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World Parley on Soviet Jewry Urged by Rabbinical Council President

January 31, 1967
See Original Daily Bulletin From This Date

In the light of the changes “however small” which apparently are taking place in the Soviet Union regarding its policies toward the Jews there, the head of the Rabbinical Council of America called today for an international conference of Jewish leaders to reassess the situation and chart a new course in behalf of Soviet Jewry.

Rabbi Pesach Z. Levovitz, president of the Council, an Orthodox body, told the 500 delegates at the opening session of his organization’s special religious convocation here that one of the most hopeful signs, which the world conference would be asked to assess, is Soviet Premier Kosygin’s recent promise that emigration would be allowed for the purpose of reuniting families.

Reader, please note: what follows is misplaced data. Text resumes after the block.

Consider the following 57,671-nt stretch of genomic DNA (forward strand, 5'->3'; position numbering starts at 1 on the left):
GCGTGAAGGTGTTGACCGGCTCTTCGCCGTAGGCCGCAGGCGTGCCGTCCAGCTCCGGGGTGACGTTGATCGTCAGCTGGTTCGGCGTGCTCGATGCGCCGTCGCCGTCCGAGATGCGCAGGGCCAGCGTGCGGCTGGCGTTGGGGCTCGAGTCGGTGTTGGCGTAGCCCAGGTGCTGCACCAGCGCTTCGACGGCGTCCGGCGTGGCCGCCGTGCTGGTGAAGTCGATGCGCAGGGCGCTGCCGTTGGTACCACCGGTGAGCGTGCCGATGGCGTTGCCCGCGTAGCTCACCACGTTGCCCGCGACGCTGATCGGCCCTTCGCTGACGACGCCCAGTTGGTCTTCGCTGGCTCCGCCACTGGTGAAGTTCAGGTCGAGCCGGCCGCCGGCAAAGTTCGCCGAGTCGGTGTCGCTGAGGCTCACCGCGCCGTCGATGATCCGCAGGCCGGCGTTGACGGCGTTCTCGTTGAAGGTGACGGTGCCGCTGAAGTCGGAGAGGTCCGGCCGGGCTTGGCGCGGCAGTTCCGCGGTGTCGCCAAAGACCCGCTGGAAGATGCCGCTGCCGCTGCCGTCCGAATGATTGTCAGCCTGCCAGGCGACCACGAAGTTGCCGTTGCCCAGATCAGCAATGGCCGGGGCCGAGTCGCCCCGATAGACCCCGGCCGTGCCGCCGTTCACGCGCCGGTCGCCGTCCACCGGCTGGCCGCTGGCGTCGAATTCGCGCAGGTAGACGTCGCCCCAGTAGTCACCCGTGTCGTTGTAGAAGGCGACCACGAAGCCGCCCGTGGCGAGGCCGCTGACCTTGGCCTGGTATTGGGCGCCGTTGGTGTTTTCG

Rabbi Levovitz told the convocation that the world conference, which should be held “as soon as possible,” probably in Geneva, should consist of such organizations as the American Jewish Conference on Soviet Jewry, the British and South African Boards of Jewish Deputies, the Consistoire Generale and other interested organizations in France, and similar organizations elsewhere in Europe and America.

Rabbi Joseph Karasick, national president of the Union of Orthodox Jewish Congregations of America, addressing the dinner session of the convocation last night, called on President Johnson to issue a declaration “guaranteeing the sovereignty and territorial integrity of Israel, and to invite the Arab states to join with Israel in a peace effort which will benefit the entire region.”

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